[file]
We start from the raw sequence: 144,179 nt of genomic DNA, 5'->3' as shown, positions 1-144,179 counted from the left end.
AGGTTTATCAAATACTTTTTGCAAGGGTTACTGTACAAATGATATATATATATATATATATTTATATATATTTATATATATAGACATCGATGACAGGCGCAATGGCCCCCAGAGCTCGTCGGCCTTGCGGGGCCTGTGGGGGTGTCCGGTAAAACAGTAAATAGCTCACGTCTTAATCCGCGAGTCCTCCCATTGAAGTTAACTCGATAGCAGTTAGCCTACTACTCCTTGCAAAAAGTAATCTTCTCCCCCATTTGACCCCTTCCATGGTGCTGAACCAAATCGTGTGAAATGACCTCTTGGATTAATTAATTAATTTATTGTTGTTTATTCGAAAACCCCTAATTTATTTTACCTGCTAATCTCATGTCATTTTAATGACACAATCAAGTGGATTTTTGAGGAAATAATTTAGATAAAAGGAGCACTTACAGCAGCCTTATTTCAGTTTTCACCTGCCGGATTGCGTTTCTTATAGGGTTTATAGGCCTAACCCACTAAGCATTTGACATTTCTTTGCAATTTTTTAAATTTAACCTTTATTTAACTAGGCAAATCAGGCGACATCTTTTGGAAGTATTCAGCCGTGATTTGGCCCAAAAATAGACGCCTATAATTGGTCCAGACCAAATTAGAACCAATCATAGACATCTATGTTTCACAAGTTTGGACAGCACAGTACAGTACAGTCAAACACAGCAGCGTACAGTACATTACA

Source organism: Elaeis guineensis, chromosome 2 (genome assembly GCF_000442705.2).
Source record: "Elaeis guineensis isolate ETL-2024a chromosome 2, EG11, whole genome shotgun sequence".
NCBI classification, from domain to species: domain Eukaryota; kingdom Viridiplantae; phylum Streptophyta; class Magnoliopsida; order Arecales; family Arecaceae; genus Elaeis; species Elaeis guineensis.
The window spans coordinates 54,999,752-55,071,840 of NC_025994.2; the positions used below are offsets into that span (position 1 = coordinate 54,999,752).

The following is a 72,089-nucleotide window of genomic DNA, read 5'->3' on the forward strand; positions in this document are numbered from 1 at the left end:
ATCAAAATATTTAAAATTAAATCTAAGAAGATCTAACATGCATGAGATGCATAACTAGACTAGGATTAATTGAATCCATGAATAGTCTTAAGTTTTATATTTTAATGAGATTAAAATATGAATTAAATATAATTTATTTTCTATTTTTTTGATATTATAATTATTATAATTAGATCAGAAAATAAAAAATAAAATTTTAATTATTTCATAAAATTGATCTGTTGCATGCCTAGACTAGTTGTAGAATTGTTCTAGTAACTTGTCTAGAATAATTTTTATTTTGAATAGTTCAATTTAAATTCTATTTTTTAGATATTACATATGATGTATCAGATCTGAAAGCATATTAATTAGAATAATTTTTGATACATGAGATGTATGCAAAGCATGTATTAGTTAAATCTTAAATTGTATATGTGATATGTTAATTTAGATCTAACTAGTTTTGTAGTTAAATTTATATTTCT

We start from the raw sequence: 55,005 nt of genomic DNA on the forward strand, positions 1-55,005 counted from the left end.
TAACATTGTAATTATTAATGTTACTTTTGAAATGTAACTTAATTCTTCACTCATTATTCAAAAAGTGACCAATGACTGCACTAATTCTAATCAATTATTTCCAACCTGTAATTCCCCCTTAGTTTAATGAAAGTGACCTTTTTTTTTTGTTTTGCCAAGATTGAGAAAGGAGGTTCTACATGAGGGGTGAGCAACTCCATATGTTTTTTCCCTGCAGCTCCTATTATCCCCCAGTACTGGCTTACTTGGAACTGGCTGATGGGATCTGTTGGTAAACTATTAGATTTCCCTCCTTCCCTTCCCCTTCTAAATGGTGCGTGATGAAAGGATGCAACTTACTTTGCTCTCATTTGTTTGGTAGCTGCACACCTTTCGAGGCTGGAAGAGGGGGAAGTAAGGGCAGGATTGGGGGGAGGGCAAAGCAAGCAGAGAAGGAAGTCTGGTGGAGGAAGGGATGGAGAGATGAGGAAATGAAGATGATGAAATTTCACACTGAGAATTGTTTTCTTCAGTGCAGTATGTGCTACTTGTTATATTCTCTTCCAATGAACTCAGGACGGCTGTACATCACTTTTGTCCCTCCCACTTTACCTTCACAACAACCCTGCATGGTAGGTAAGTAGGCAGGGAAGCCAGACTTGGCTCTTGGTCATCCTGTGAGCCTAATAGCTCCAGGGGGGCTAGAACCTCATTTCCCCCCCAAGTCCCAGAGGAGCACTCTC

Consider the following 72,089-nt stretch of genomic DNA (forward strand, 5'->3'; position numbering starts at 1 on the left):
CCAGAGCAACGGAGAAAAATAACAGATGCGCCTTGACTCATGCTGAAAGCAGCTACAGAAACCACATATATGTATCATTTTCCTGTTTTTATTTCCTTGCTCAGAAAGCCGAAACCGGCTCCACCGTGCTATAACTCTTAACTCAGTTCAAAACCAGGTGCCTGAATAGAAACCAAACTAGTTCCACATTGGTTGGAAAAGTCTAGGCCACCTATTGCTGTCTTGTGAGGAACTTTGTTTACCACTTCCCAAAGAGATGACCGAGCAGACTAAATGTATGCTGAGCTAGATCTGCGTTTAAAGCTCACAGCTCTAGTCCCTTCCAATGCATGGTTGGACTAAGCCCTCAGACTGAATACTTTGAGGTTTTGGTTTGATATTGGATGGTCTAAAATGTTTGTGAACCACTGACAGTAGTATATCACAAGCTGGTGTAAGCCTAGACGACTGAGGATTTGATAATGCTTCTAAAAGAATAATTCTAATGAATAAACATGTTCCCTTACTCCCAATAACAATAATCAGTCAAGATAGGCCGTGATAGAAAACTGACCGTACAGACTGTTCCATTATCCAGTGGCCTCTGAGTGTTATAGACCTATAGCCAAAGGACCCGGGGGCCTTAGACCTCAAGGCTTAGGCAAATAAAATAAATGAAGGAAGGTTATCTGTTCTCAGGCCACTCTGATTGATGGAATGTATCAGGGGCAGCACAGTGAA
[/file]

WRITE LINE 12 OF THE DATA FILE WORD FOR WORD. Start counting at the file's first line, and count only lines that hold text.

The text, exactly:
CCAGAGCAACGGAGAAAAATAACAGATGCGCCTTGACTCATGCTGAAAGCAGCTACAGAAACCACATATATGTATCATTTTCCTGTTTTTATTTCCTTGCTCAGAAAGCCGAAACCGGCTCCACCGTGCTATAACTCTTAACTCAGTTCAAAACCAGGTGCCTGAATAGAAACCAAACTAGTTCCACATTGGTTGGAAAAGTCTAGGCCACCTATTGCTGTCTTGTGAGGAACTTTGTTTACCACTTCCCAAAGAGATGACCGAGCAGACTAAATGTATGCTGAGCTAGATCTGCGTTTAAAGCTCACAGCTCTAGTCCCTTCCAATGCATGGTTGGACTAAGCCCTCAGACTGAATACTTTGAGGTTTTGGTTTGATATTGGATGGTCTAAAATGTTTGTGAACCACTGACAGTAGTATATCACAAGCTGGTGTAAGCCTAGACGACTGAGGATTTGATAATGCTTCTAAAAGAATAATTCTAATGAATAAACATGTTCCCTTACTCCCAATAACAATAATCAGTCAAGATAGGCCGTGATAGAAAACTGACCGTACAGACTGTTCCATTATCCAGTGGCCTCTGAGTGTTATAGACCTATAGCCAAAGGACCCGGGGGCCTTAGACCTCAAGGCTTAGGCAAATAAAATAAATGAAGGAAGGTTATCTGTTCTCAGGCCACTCTGATTGATGGAATGTATCAGGGGCAGCACAGTGAA